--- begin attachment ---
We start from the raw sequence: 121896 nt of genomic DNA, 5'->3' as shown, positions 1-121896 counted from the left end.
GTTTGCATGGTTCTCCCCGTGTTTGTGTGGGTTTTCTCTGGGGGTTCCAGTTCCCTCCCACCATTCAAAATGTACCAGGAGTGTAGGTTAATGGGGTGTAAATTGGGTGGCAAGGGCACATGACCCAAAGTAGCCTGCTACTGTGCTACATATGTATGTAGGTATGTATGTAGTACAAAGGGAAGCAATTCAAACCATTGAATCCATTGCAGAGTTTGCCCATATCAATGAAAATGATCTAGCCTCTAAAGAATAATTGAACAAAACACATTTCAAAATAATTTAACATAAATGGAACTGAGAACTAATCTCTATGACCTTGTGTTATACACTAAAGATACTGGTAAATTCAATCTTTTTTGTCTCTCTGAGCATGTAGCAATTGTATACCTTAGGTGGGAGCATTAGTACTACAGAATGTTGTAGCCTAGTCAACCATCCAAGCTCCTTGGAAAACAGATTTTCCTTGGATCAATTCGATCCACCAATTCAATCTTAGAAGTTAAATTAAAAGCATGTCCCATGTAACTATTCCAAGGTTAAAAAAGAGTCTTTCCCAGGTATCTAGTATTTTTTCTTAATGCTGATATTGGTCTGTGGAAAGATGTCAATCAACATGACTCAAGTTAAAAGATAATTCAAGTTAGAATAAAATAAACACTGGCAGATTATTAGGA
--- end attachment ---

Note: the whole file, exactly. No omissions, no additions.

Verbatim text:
We start from the raw sequence: 121896 nt of genomic DNA, 5'->3' as shown, positions 1-121896 counted from the left end.
GTTTGCATGGTTCTCCCCGTGTTTGTGTGGGTTTTCTCTGGGGGTTCCAGTTCCCTCCCACCATTCAAAATGTACCAGGAGTGTAGGTTAATGGGGTGTAAATTGGGTGGCAAGGGCACATGACCCAAAGTAGCCTGCTACTGTGCTACATATGTATGTAGGTATGTATGTAGTACAAAGGGAAGCAATTCAAACCATTGAATCCATTGCAGAGTTTGCCCATATCAATGAAAATGATCTAGCCTCTAAAGAATAATTGAACAAAACACATTTCAAAATAATTTAACATAAATGGAACTGAGAACTAATCTCTATGACCTTGTGTTATACACTAAAGATACTGGTAAATTCAATCTTTTTTGTCTCTCTGAGCATGTAGCAATTGTATACCTTAGGTGGGAGCATTAGTACTACAGAATGTTGTAGCCTAGTCAACCATCCAAGCTCCTTGGAAAACAGATTTTCCTTGGATCAATTCGATCCACCAATTCAATCTTAGAAGTTAAATTAAAAGCATGTCCCATGTAACTATTCCAAGGTTAAAAAAGAGTCTTTCCCAGGTATCTAGTATTTTTTCTTAATGCTGATATTGGTCTGTGGAAAGATGTCAATCAACATGACTCAAGTTAAAAGATAATTCAAGTTAGAATAAAATAAACACTGGCAGATTATTAGGA